Bebeto Matthews / AP

Italian-born sculptor Arturo Di Modica erected the "Charging Bull" statue in 1987 without a permit, in the middle of the night, outside the New York Stock Exchange, as a symbol of American resilience after the stock market crash. Authorities removed it, only to reinstall it because of its popularity with the public.

On the morning of International Women's Day last month, Wall Street woke up to the "Fearless Girl" staring down the bull, symbolizing female empowerment. It was commissioned by State Street Global Advisors, a mutual fund company that tracks gender diversity.

"Fearless Girl" was granted an extended stay from Mayor Bill de Blasio after increased popularity.

Now, the "Charging Bull" artist is suing State Street Global Advisors, for copyright and trademark infringment, arguing that the "Fearless Girl" changes the meaning of the bull and takes away from his artistic vision.

Mayor de Blasio missed the mark, and misrepresented Di Modica's argument in a tweet yesterday saying, "Men who don't like women taking up space are exactly why we need the Fearless Girl."

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Facebook boycott organizers share details on their Zuckerberg meeting

Facebook is in the midst of the largest ad boycott in its history, with nearly 1,000 brands having stopped paid advertising in July because they feel Facebook hasn't done enough to remove hate speech from its namesake app and Instagram.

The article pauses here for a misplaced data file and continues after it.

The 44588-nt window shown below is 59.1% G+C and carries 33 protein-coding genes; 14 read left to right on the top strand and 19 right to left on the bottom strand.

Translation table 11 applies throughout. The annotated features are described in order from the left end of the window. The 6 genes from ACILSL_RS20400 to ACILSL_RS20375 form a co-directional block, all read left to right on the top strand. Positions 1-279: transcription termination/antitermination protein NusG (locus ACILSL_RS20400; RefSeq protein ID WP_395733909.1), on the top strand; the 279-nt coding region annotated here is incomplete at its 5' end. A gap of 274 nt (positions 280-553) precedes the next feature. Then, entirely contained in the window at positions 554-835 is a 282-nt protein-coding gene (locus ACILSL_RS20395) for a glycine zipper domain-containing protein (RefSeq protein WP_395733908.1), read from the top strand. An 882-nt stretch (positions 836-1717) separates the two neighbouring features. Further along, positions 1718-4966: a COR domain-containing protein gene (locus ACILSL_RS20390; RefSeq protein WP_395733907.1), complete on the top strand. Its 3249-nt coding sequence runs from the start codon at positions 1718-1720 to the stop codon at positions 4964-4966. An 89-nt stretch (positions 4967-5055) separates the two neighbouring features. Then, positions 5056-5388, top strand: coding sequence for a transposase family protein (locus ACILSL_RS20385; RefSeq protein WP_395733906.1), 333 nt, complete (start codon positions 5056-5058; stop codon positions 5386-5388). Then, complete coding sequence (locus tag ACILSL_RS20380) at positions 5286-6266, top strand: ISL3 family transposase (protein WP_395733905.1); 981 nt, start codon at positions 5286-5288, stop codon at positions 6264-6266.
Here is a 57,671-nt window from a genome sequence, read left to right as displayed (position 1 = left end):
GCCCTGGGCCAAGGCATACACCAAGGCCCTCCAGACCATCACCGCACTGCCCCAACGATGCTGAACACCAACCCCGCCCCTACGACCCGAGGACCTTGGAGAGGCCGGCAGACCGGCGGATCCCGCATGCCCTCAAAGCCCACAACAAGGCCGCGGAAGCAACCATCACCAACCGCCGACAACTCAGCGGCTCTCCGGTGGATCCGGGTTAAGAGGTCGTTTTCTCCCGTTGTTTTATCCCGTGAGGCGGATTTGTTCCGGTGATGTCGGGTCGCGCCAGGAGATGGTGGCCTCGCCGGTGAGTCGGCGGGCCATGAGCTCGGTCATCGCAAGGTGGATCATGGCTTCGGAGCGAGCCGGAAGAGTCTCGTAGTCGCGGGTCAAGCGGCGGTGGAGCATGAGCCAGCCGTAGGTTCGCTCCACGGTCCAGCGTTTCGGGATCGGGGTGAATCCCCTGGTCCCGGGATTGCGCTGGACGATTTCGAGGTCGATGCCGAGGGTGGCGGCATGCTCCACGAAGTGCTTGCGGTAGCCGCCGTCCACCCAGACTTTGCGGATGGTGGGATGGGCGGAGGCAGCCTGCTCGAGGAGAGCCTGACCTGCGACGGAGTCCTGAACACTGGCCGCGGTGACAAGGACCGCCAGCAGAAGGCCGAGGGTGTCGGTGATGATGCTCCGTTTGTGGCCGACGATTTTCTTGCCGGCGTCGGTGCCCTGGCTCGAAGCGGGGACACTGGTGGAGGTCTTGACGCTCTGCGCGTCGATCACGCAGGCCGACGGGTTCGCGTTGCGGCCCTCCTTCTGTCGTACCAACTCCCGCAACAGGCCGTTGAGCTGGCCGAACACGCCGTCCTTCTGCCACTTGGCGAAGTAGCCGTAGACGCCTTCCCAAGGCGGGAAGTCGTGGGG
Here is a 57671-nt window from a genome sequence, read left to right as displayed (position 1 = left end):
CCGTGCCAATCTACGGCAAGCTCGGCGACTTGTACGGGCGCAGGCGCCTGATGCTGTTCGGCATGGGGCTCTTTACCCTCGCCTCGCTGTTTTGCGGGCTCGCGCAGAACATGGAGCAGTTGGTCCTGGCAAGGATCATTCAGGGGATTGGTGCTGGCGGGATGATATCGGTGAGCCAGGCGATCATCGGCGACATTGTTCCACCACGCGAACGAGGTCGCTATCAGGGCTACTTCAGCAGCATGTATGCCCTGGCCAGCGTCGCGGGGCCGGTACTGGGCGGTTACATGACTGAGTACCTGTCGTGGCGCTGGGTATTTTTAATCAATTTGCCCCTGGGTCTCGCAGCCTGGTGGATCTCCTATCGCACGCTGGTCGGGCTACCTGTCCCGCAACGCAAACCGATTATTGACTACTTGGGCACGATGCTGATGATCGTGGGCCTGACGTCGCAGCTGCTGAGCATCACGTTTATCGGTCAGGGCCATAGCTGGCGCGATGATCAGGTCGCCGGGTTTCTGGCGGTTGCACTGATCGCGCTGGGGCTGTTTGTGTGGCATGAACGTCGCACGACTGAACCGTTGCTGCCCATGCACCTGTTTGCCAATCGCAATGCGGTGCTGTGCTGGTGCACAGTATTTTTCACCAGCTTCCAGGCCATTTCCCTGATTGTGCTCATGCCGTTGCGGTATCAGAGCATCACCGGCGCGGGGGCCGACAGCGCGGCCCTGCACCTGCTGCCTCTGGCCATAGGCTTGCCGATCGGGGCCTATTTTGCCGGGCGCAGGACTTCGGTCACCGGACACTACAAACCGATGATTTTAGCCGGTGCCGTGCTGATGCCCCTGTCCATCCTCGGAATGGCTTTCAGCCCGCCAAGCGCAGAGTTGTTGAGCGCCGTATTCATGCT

Axios Re:Cap spoke with the boycott's four main organizers, who met on Tuesday with CEO Mark Zuckerberg and other top Facebook executives, to learn why they organized the boycott, what they took from the meeting, and what comes next.

Boycott organizers slam Facebook following tense virtual meeting

Illustration: Sarah Grillo/Axios

Civil rights leaders blasted Facebook's top executives shortly after speaking with them on Tuesday, saying that the tech giant's leaders "failed to meet the moment" and were "more interested in having a dialogue than producing outcomes."

Why it matters: The likely fallout from the meeting is that the growing boycott of Facebook's advertising platform, which has reached nearly 1000 companies in less than a month, will extend longer than previously anticipated, deepening Facebook's public relations nightmare.

Steve Scalise PAC invites donors to fundraiser at Disney World

Photo: Kevin Lamarque-Pool/Getty Images

House Minority Whip Steve Scalise’s PAC is inviting lobbyists to attend a four-day “Summer Meeting” at Disney World's Polynesian Village in Florida, all but daring donors to swallow their concern about coronavirus and contribute $10,000 to his leadership PAC.

Why it matters: Scalise appears to be the first House lawmakers to host an in-person destination fundraiser since the severity of pandemic became clear. The invite for the “Summer Meeting” for the Scalise Leadership Fund, obtained by Axios, makes no mention of COVID-19.